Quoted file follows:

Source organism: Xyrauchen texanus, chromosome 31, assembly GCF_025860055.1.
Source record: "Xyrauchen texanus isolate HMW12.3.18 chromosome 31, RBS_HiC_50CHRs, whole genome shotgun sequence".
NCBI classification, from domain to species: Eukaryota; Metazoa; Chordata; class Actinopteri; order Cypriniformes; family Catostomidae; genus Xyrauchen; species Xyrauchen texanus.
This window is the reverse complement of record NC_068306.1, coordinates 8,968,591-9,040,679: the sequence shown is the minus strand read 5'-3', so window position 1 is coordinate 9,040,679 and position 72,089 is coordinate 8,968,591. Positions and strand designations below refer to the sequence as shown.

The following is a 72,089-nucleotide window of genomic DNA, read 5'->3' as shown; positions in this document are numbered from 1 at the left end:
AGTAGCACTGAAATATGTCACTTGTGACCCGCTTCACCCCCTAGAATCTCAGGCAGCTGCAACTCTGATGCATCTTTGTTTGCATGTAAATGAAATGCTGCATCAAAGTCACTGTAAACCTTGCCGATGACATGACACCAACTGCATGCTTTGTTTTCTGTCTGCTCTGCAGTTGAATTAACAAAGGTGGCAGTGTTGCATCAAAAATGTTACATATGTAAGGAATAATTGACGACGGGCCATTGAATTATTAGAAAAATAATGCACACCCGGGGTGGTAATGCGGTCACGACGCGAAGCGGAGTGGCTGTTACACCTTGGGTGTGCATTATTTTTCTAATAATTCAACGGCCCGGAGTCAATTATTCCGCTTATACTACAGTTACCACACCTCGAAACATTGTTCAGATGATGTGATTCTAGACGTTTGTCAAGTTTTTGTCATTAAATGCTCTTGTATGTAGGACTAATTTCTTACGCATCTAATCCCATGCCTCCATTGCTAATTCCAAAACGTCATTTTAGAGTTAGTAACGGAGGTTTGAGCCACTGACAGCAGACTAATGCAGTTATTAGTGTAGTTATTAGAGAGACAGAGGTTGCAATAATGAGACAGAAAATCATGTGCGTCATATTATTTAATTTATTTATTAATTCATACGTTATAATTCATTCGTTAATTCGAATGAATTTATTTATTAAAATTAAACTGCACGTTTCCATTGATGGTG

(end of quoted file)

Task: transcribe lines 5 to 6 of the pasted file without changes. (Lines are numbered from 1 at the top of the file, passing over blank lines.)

The following is a 72,089-nucleotide window of genomic DNA, read 5'->3' as shown; positions in this document are numbered from 1 at the left end:
AGTAGCACTGAAATATGTCACTTGTGACCCGCTTCACCCCCTAGAATCTCAGGCAGCTGCAACTCTGATGCATCTTTGTTTGCATGTAAATGAAATGCTGCATCAAAGTCACTGTAAACCTTGCCGATGACATGACACCAACTGCATGCTTTGTTTTCTGTCTGCTCTGCAGTTGAATTAACAAAGGTGGCAGTGTTGCATCAAAAATGTTACATATGTAAGGAATAATTGACGACGGGCCATTGAATTATTAGAAAAATAATGCACACCCGGGGTGGTAATGCGGTCACGACGCGAAGCGGAGTGGCTGTTACACCTTGGGTGTGCATTATTTTTCTAATAATTCAACGGCCCGGAGTCAATTATTCCGCTTATACTACAGTTACCACACCTCGAAACATTGTTCAGATGATGTGATTCTAGACGTTTGTCAAGTTTTTGTCATTAAATGCTCTTGTATGTAGGACTAATTTCTTACGCATCTAATCCCATGCCTCCATTGCTAATTCCAAAACGTCATTTTAGAGTTAGTAACGGAGGTTTGAGCCACTGACAGCAGACTAATGCAGTTATTAGTGTAGTTATTAGAGAGACAGAGGTTGCAATAATGAGACAGAAAATCATGTGCGTCATATTATTTAATTTATTTATTAATTCATACGTTATAATTCATTCGTTAATTCGAATGAATTTATTTATTAAAATTAAACTGCACGTTTCCATTGATGGTG